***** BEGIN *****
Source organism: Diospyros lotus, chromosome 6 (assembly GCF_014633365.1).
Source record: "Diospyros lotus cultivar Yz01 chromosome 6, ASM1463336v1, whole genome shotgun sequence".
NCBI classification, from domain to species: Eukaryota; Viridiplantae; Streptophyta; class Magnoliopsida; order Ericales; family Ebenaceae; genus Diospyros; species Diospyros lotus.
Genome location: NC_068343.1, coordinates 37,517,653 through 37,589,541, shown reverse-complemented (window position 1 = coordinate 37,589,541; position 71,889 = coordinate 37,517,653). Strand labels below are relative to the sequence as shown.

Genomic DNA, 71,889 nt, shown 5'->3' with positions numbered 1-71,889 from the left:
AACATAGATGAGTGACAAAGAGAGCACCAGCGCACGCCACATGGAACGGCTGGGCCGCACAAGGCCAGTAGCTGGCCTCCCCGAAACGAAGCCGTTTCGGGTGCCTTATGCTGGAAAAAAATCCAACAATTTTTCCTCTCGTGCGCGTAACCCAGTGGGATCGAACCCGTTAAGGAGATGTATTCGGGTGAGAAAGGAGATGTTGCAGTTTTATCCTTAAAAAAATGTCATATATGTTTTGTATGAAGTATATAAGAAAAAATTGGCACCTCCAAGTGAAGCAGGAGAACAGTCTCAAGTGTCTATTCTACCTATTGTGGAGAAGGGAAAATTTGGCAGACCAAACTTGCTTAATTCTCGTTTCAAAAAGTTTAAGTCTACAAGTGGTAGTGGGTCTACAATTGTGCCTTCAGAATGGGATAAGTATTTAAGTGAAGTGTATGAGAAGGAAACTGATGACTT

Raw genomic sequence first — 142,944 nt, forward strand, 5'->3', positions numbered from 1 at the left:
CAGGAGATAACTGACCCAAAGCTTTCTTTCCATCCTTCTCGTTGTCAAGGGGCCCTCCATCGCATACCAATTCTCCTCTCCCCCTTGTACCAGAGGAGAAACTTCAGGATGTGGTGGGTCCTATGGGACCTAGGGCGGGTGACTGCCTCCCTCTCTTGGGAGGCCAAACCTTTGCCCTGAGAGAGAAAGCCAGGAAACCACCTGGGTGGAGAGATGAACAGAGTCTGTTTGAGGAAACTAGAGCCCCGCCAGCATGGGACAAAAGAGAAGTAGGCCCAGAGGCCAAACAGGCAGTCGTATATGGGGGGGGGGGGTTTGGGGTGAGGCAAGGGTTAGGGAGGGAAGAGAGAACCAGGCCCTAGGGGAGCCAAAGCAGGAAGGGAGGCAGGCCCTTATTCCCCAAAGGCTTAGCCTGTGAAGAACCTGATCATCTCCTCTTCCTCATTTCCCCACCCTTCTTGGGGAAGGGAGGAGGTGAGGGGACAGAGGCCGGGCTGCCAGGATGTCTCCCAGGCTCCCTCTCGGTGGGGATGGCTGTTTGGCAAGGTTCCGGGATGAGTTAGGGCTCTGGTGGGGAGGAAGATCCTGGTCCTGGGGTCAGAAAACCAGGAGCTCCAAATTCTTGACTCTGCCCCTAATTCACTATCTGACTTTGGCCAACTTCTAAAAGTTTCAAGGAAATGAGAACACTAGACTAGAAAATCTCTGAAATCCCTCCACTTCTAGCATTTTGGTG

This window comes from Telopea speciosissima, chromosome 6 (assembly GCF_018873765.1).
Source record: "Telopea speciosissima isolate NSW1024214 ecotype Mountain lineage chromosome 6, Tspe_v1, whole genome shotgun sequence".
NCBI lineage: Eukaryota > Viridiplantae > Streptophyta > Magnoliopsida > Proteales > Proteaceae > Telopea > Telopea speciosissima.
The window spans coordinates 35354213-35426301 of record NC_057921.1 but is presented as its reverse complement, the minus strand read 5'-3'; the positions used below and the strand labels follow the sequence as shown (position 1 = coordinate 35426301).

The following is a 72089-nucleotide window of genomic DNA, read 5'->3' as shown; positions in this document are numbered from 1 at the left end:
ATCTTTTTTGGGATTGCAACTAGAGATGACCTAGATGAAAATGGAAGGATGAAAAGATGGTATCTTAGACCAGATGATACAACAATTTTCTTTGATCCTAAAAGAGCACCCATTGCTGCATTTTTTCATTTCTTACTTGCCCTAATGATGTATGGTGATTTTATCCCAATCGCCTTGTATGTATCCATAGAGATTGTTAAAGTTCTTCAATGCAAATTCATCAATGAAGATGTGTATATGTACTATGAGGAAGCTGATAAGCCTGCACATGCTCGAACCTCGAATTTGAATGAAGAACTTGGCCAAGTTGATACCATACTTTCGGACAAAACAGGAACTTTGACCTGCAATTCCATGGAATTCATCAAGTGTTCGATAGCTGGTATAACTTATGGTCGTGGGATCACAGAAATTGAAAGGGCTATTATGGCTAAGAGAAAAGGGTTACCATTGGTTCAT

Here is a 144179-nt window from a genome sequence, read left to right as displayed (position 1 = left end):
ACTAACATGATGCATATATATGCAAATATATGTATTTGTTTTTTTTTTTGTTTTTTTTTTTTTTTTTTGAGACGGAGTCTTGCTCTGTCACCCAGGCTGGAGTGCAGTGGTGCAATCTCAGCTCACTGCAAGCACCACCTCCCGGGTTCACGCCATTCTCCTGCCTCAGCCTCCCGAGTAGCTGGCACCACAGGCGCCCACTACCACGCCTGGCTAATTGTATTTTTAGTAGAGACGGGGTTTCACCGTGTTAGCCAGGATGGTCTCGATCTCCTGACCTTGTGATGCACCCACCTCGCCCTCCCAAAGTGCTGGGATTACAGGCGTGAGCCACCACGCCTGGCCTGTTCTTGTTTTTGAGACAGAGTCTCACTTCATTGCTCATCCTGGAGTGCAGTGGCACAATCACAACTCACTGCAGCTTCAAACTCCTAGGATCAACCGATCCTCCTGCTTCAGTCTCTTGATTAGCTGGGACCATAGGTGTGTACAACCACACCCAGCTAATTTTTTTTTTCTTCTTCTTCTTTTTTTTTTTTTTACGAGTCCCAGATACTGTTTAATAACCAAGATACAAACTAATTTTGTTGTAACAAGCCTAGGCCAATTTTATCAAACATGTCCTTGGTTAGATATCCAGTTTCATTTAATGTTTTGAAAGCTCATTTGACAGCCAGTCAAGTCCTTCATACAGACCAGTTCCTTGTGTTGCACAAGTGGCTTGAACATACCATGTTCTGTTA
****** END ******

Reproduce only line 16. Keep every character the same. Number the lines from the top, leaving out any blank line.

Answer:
ACTAACATGATGCATATATATGCAAATATATGTATTTGTTTTTTTTTTTGTTTTTTTTTTTTTTTTTTGAGACGGAGTCTTGCTCTGTCACCCAGGCTGGAGTGCAGTGGTGCAATCTCAGCTCACTGCAAGCACCACCTCCCGGGTTCACGCCATTCTCCTGCCTCAGCCTCCCGAGTAGCTGGCACCACAGGCGCCCACTACCACGCCTGGCTAATTGTATTTTTAGTAGAGACGGGGTTTCACCGTGTTAGCCAGGATGGTCTCGATCTCCTGACCTTGTGATGCACCCACCTCGCCCTCCCAAAGTGCTGGGATTACAGGCGTGAGCCACCACGCCTGGCCTGTTCTTGTTTTTGAGACAGAGTCTCACTTCATTGCTCATCCTGGAGTGCAGTGGCACAATCACAACTCACTGCAGCTTCAAACTCCTAGGATCAACCGATCCTCCTGCTTCAGTCTCTTGATTAGCTGGGACCATAGGTGTGTACAACCACACCCAGCTAATTTTTTTTTTCTTCTTCTTCTTTTTTTTTTTTTTACGAGTCCCAGATACTGTTTAATAACCAAGATACAAACTAATTTTGTTGTAACAAGCCTAGGCCAATTTTATCAAACATGTCCTTGGTTAGATATCCAGTTTCATTTAATGTTTTGAAAGCTCATTTGACAGCCAGTCAAGTCCTTCATACAGACCAGTTCCTTGTGTTGCACAAGTGGCTTGAACATACCATGTTCTGTTA